Visting IARC

On Monday 8th and Tuesday 9th of May we had a meeting with the head of the IARC-monographs Kurt Straif in Lyon to discuss our project research and how it could impact the practices of IARC. IARC is short for the International Agency for Research on Cancer.

In their monographs, a committee of the world leading experts will meet after months of preparation, and then for 10 days (and often nights), assess the evidence pertinent to whether a certain agent (for instance, coffee, red meat or radio frequencies) causes cancer. Basically, each agent is categorised into one of five different groups ranging from “causes cancer” to “probably not causing cancer”. One of the key practices of IARC is to consider evidence of mechanism alongside epidemiological studies in humans. This is necessary not only because there is virtually no randomised controlled trial available in cancer research, but also because exposing humans to agents that are under suspicion of causing cancer is clearly unethical.

 

Now, observational studies are subject to confounding, chance and bias. To rule out these possibilities, IARC devotes a subgroup of experts to assess the evidence of mechanisms. Furthermore, another subgroup reviews the evidence pertinent to animals. If an agent causes cancer in animals, this is already an indicator that it causes cancer in humans. The more similar the mechanisms in humans and in the particular animal species considered are, the more relevant the results in animals are to humans (here is also a role for evidence of mechanisms to play). Finally, the three subgroup results (mechanistic, animals and epidemiology in humans) are put together to arrive at an overall evaluation of the carcinogenicity of the agent. The preamble to the monographs gives detailed guideline how all of this should be done.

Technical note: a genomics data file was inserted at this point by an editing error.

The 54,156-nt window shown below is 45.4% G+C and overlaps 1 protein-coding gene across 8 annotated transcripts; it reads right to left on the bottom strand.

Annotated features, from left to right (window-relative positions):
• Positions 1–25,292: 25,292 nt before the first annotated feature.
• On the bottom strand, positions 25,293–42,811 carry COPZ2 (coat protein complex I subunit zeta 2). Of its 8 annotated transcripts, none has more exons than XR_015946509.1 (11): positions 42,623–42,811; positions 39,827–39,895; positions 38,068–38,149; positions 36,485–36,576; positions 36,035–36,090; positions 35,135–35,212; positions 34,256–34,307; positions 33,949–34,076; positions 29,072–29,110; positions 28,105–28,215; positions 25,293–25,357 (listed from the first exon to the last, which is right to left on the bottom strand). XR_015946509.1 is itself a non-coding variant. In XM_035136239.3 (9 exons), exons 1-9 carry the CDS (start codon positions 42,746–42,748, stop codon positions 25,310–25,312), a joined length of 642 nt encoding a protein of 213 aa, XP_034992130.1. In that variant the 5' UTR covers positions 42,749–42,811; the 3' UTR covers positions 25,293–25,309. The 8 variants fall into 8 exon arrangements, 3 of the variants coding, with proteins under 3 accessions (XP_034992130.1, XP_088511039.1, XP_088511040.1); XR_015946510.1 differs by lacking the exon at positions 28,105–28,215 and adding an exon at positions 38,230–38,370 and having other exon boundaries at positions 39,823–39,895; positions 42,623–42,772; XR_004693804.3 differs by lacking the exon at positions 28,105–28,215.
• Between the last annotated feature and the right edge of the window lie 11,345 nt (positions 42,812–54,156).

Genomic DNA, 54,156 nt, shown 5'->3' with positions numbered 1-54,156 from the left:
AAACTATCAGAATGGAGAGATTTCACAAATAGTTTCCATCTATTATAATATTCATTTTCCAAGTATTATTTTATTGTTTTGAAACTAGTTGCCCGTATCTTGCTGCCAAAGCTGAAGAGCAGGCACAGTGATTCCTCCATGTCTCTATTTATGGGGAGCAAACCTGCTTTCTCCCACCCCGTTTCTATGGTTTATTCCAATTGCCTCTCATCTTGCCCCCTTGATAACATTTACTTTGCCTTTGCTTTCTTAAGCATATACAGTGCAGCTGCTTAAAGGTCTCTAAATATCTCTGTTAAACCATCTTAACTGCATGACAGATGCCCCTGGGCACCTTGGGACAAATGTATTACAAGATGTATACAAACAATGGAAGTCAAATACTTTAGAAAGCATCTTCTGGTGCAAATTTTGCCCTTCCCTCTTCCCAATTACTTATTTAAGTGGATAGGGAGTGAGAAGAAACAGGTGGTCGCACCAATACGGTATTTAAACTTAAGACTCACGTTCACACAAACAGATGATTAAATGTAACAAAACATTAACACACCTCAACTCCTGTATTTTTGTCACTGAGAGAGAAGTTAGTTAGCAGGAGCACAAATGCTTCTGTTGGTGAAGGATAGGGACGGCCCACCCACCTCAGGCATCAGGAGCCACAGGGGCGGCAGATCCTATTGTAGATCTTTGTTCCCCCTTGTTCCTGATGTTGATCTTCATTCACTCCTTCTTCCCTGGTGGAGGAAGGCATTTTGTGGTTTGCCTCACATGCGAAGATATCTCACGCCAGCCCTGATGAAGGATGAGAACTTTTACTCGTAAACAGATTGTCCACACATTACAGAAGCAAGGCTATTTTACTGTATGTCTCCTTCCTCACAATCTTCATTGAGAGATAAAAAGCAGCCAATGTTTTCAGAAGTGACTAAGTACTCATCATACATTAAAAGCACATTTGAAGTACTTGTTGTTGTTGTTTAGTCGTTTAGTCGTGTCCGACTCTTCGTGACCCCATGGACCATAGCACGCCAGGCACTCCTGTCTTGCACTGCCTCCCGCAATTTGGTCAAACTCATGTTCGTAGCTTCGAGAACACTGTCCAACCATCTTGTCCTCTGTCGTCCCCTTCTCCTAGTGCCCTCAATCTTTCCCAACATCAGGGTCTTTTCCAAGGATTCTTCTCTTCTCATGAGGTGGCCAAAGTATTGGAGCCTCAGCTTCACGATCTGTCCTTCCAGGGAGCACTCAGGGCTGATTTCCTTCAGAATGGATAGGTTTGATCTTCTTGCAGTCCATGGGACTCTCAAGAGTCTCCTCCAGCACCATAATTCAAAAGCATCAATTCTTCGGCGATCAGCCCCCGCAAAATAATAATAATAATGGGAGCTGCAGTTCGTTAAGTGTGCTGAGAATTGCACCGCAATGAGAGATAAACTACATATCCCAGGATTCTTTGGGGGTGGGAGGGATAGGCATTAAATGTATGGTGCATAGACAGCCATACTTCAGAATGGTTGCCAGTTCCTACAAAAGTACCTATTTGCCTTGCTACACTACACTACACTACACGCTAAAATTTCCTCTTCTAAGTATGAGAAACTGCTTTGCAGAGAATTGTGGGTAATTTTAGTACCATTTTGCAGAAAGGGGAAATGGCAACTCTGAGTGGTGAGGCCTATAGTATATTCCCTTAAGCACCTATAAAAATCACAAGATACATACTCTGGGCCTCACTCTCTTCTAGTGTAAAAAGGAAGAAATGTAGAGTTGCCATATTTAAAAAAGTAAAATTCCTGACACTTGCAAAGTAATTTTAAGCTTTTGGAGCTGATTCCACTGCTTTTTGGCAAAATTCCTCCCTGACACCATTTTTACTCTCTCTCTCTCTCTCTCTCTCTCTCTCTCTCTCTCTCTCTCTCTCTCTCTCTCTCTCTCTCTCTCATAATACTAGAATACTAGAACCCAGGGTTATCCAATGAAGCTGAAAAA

In this connection, some of our project members co-authored the “Evaluating Evidence of Mechanisms in Medicine: a handbook for practitioners” (see Jon’s blog for more information). This handbook aims to improve our understanding of how evidence of mechanisms is best considered in practice. And thus, we think that some of the insights developed in this document could supplement the preamble of the IARC-monographs. We discussed our handbook with Kurt and compared the methods proposed there with those advocated by IARC.

 

All in all, I think those two methods are very similar in highlighting the importance of evidence of mechanisms for hazard identification. However, while we are in broad agreement, there were also important differences between our two approaches. Some concerned the correct picture of causality and some concerned the most appropriate categories for classifying agents according to their cancer risk. During our discussions, however, I think these differences became smaller.  We also agreed that there is need for more detailed guidance on how to best evaluate evidence of mechanisms.

 

Thanks to Kurt for his very insightful comments and for hosting us. We learned much in these two days and took a lot away to think about. We are looking forward to our next meeting, which we all agreed will not be too far in the future.

 

Words by Christian Wallman.

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